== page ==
Firstly I have to consider what makes the maze "hard" or "easy", and I did a lot on this when I coded the first version of my maze back in 2017. In that case I created random mazes and "scored" them, including factors like how many dead-ends there were. I picked one with a good score.
The issue is that some of the factors are not obvious. E.g. a good factor is how long the solution path is - longer the better, or so you would think. The problem is that the longer the path is, the fewer "squares" on the maze are occupied with dead-ends. The longest path has no dead ends so whilst it takes a while, the maze is ultimately very easy as you cannot take any wrong turns.
Similarly if the path is too short, e.g. straight line from start to end, it is far too easy to find the solution, especially if you can see the maze. So there is a compromise.
The number of dead-ends is also not an ideal metric - you want dead-ends, but they need to be long enough not to be obvious as dead-ends, especially if you can see the maze.
The simple algorithm
The basic algorithm I have used to make mazes in the past is one where we have a current point on the maze (you can start anywhere as ultimately every square is used, and so it will always create a path from any arbitrary start point to any arbitrary end point). You consider the options of moving to an adjacent vacant square, and pick one at random, drawing the maze to that next point. When you find you cannot move you back track until you can. Ultimately you back track to the start and the maze is full.
A minor enhancement is to bias the directional choice. E.g. starting at bottom of maze a bias to go back down can create a maze that has more ups and downs than just random. Similarly, with a wrapped maze (as we have here) a bias to left and right can create long horizontal paths which are fun.
Another minor enhancement is to pick the exit point at the longest path, if that is an option.
However, the algorithm as a whole as a major flaw - because, when you reach a dead-end, you back track until you can move, you are making dead-ends as short as possible. You always back-track as little as possible. The result is a path from start to end which has lots of short and obvious dead ends.
A simple fix
A very simple enhancement was to start two paths in parallel from the start point of solving the maze. This allows two long paths to exist and creates a "wrong direction" from square one, which is not obvious. The trick of picking the longest point for exit helps ensure the longest of these paths is the solution.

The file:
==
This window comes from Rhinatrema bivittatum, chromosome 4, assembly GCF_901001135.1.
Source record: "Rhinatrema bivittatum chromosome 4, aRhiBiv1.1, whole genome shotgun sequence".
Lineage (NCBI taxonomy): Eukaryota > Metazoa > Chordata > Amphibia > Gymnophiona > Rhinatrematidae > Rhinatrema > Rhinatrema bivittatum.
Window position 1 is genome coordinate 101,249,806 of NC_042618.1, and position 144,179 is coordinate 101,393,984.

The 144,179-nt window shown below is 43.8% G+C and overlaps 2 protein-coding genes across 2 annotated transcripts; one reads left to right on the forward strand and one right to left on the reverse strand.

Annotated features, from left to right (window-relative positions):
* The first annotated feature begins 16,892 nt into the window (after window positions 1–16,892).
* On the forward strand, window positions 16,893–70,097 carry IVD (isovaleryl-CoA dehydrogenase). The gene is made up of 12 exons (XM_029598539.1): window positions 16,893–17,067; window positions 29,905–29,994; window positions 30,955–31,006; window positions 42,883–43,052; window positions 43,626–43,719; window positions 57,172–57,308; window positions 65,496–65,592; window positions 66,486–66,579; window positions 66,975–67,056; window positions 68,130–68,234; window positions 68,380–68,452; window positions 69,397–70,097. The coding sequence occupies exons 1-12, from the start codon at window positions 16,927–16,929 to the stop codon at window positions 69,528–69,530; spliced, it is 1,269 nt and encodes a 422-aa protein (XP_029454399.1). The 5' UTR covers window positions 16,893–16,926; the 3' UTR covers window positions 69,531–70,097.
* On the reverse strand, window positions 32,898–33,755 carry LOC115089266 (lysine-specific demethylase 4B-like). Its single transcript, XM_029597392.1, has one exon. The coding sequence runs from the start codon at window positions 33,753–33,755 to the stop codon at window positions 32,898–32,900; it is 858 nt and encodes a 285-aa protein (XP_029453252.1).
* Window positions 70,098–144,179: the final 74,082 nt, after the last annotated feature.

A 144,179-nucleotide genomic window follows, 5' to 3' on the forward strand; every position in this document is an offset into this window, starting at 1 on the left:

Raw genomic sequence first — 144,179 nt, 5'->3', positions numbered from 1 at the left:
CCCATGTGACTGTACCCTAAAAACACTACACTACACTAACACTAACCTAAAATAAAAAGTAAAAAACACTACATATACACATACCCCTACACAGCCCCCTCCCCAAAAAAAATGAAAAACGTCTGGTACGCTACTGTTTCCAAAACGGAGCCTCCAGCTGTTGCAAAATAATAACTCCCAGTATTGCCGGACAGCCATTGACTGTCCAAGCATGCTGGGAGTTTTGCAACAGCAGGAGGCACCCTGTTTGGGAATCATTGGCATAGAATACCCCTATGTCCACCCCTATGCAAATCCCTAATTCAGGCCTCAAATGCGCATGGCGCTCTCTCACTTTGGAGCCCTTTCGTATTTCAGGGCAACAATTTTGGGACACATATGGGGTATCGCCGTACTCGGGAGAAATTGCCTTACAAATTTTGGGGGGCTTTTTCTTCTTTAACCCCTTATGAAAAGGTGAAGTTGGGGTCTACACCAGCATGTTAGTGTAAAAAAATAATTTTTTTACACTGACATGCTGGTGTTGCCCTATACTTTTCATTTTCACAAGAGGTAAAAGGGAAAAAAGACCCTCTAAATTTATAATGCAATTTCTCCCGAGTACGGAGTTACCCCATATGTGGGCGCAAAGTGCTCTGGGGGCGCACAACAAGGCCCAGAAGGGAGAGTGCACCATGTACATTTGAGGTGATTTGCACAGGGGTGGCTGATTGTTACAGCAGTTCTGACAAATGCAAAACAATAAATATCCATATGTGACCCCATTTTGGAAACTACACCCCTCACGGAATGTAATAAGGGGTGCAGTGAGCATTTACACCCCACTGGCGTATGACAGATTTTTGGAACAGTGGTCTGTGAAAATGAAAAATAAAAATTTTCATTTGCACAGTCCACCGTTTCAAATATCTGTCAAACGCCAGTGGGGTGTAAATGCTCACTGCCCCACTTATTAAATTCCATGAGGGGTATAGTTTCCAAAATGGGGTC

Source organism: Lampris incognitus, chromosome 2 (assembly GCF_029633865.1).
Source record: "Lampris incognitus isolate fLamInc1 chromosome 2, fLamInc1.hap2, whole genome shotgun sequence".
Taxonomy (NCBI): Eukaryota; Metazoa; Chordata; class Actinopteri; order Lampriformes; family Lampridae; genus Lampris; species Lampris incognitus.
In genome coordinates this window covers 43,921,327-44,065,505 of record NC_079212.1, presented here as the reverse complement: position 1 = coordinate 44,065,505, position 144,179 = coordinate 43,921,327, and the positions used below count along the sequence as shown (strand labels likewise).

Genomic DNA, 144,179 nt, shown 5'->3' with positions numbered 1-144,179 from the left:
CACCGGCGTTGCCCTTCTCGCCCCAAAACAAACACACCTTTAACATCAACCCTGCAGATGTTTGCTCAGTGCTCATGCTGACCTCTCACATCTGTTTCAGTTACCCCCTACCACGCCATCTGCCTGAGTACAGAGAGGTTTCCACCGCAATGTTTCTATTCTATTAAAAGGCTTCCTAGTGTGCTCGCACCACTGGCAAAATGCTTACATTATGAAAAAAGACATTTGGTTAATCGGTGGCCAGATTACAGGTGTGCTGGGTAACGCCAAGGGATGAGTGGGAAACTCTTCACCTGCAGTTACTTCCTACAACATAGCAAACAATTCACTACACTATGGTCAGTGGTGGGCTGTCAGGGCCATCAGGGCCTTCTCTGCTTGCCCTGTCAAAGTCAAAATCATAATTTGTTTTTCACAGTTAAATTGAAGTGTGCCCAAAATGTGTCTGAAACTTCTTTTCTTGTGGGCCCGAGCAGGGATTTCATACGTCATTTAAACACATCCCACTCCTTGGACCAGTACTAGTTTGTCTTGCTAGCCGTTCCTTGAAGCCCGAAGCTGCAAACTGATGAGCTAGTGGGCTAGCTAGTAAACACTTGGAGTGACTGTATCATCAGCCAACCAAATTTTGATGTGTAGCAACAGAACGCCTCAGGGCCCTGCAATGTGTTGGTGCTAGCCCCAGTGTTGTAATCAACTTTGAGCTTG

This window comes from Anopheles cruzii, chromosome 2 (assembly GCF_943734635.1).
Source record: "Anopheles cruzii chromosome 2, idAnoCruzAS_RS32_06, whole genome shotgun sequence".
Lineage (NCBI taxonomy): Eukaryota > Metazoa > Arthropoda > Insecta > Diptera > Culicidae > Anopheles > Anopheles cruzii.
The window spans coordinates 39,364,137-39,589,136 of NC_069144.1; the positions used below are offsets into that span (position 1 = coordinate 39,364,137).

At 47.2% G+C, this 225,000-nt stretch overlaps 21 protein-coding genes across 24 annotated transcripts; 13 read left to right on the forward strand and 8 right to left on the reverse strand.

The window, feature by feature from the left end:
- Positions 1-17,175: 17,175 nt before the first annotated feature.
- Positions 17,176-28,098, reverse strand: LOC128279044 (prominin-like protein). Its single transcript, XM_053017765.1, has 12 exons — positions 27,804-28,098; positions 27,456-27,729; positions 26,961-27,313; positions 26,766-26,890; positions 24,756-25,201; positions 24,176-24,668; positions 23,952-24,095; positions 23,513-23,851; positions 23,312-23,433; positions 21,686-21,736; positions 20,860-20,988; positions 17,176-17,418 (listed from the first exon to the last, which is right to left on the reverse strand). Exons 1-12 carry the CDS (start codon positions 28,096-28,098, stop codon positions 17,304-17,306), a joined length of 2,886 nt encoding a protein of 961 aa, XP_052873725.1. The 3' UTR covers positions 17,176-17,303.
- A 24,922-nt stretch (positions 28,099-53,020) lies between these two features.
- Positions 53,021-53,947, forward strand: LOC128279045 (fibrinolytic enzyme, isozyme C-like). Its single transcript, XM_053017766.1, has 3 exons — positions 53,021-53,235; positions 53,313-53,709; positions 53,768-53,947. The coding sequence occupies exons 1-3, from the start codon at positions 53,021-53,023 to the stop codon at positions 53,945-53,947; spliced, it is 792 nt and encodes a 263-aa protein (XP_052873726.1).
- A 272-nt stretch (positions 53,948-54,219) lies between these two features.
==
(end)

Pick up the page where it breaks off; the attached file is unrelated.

A more complex algorithm
I have now come up with a more complex algorithm. This works by having a set (queue) of points, each of which looks at the adjacent empty squares and picks a direction (as before), but the new point is added to the end of the queue of points to consider next. This means the maze spreads out like a tree from the start point. The trick of picking the longest point for exit helps ensure the longest of these branches is the solution.
This does not work in itself, as you create a maze that is way too simple - far too many paths at once means that they have no choice where to go and hence have to be simple. Even picking the direction randomly, the results are all stupidly simple.
When adding the next point to the queue, I can add to the start of the queue (for immediate consideration) or to the end of the queue (considering all other points in the queue first). If added to the start, then it makes for a long path that can travel unimpeded around empty space before the other paths are tried. If added to the end, then the other paths are handle in parallel with the above result. The same decision applies to the current point considering other directions it could take.
This creates an opportunity for a parameter - one that controls a random chance of adding to start or end. I have added this as a maze-complexity setting.
By allowing a bias as to which end of the queue is used, it creates a range of maze complexities. However, even at one extreme, always adding the next point to the start so it can continue (much like the original algorithm) the key difference is what happens when a dead end is reached - in this case the alternative path is the earliest added to the end of the queue, i.e. the longest "back-track" we can do. This alone makes for more complex mazes.
Of course if you push it too far towards short dead-ends you get some very odd mazes...
Needless to say, this makes for more challenging maze puzzles now.